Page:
Overcome By Happiness

The Pernice Brothers

Sub Pop Records, 1998

REVIEW BY: George Agnos

ORIGINALLY PUBLISHED: 09/18/1998

Sub Pop records started a major musical trend when it released Nirvana's breakthrough album, Bleach. Could they be starting another trend in an entirely different direction with the release of the Pernice Brothers' new album, Overcome By Happiness? Joe Pernice, formerly of the country-rock band, The Scud Mountain Boys, has teamed up with his brother Bob to give us mellow melodic folk-pop with a twist.

On this album, you will hear jangling guitars all over the place backed up by an orchestra with string flourishes, some horn parts, and a good dose of piano. But as beautiful as the music is, and as dreamy as Joe Pernice's wispy voice can be, there is some bite to the lyrics that keep everything from getting too mushy. The sound reminds me at times of the Smithereens in their more mellow moments, and this album has melodies that the Smithereens' leader Pat DiNunzio would kill to have written.my_heart_sings_the_harmony_web_ad_alt_250

The album will hook you from the beginning with the cloying melody of "Crestfallen" which is about lost love, and the singer has a few parting shots as he sings "It's hard to read a simple mind." The song ends with a string instrumental interlude that reminds you that this is no ordinary pop album. Then comes the title tune with its somewhat loungey feel. I like the chorus with contains a jangly guitar part that just shimmers. This is the prettiest song about a loser that I've ever heard.

My choice for the single would be "Clear Spot" because this piano-based midtempo song is probably the most straightforward of the bunch. There is some nice bass work on this song from Thom Monahan. Other highlights include "Dimmest Star", an achingly beautiful song that sounds like it was written by Brian Wilson for the Pet Sounds album, even boasting similiar harmonies. Quite a few people will identify with "Monkey Suit", another appealing midtempo song that skewers the white collar workplace.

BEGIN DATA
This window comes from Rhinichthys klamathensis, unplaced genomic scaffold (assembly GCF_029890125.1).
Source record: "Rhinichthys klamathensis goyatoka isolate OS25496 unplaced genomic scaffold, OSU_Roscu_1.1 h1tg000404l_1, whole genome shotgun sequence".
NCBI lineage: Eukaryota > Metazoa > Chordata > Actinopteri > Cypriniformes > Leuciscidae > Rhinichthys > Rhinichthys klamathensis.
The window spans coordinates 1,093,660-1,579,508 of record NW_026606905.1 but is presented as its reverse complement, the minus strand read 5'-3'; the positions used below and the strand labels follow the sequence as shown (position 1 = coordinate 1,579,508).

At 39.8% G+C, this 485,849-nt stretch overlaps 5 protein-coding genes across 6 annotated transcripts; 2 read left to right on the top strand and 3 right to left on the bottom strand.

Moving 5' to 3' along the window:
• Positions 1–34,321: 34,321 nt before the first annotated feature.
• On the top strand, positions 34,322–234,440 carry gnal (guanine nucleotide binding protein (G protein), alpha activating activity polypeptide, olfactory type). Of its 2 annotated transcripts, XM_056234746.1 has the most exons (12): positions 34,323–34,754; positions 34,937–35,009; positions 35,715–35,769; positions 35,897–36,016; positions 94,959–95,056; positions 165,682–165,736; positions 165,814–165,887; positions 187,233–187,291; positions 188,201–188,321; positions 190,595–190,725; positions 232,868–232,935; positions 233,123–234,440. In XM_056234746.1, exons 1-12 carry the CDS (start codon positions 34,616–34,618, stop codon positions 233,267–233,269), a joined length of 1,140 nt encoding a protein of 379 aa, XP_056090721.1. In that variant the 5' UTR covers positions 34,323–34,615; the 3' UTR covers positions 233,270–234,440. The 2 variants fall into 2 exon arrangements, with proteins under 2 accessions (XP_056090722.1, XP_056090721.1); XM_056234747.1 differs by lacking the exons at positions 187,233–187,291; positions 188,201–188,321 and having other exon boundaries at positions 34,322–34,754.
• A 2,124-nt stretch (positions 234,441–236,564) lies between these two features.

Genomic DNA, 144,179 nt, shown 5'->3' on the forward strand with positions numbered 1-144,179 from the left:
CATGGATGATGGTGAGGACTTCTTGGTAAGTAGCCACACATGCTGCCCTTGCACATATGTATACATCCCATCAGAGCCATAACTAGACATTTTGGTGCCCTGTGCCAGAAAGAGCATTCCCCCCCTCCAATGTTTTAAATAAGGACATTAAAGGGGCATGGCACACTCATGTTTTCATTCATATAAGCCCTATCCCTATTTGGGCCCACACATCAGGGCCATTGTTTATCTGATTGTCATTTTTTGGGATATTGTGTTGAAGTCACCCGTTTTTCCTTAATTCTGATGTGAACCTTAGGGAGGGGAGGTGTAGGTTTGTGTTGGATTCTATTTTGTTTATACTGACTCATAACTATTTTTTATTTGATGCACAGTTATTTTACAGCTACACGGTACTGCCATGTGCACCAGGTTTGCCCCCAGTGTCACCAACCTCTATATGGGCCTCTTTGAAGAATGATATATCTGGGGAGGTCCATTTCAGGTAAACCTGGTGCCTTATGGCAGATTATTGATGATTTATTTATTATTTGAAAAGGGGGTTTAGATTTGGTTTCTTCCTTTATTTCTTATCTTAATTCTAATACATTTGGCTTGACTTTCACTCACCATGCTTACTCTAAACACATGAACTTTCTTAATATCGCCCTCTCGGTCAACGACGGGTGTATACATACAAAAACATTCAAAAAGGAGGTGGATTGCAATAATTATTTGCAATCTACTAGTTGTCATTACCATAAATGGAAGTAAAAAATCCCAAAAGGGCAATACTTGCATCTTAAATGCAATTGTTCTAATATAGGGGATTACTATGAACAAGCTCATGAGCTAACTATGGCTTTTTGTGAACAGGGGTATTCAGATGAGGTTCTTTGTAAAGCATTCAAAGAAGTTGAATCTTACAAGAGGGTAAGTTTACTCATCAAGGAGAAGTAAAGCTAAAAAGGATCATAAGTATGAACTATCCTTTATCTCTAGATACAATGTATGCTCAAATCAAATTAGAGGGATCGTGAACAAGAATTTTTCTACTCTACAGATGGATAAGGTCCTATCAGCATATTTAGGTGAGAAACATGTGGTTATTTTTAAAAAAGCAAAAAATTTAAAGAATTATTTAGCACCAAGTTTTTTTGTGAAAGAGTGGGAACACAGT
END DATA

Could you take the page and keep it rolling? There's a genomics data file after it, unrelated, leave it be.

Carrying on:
As you figured out by now, the Pernice Brothers are attempting to combine the feel of sixties music with the attitude of the nineties. Song after song, they succeed with flying colors. The only weak songs in the bunch are "Sick Of You" which is a short throwaway, and the last song, "Ferris Wheel" which is just too slow and not very interesting.

So is Overcome By Happiness the next Bleach? Doubtful. Despite a few similiarities in the lyrics, The Pernice Brothers' subversiveness is way too subtle. But who knows? If swing music can come back, can gentle sixties pop be too far behind? And subversion never went down as easy as it does on this album.

Rating: A

User Rating: Not Yet Rated


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© 1998 George Agnos and The Daily Vault. All rights reserved. Review or any portion may not be reproduced without written permission. Cover art is the intellectual property of Sub Pop Records, and is used for informational purposes only.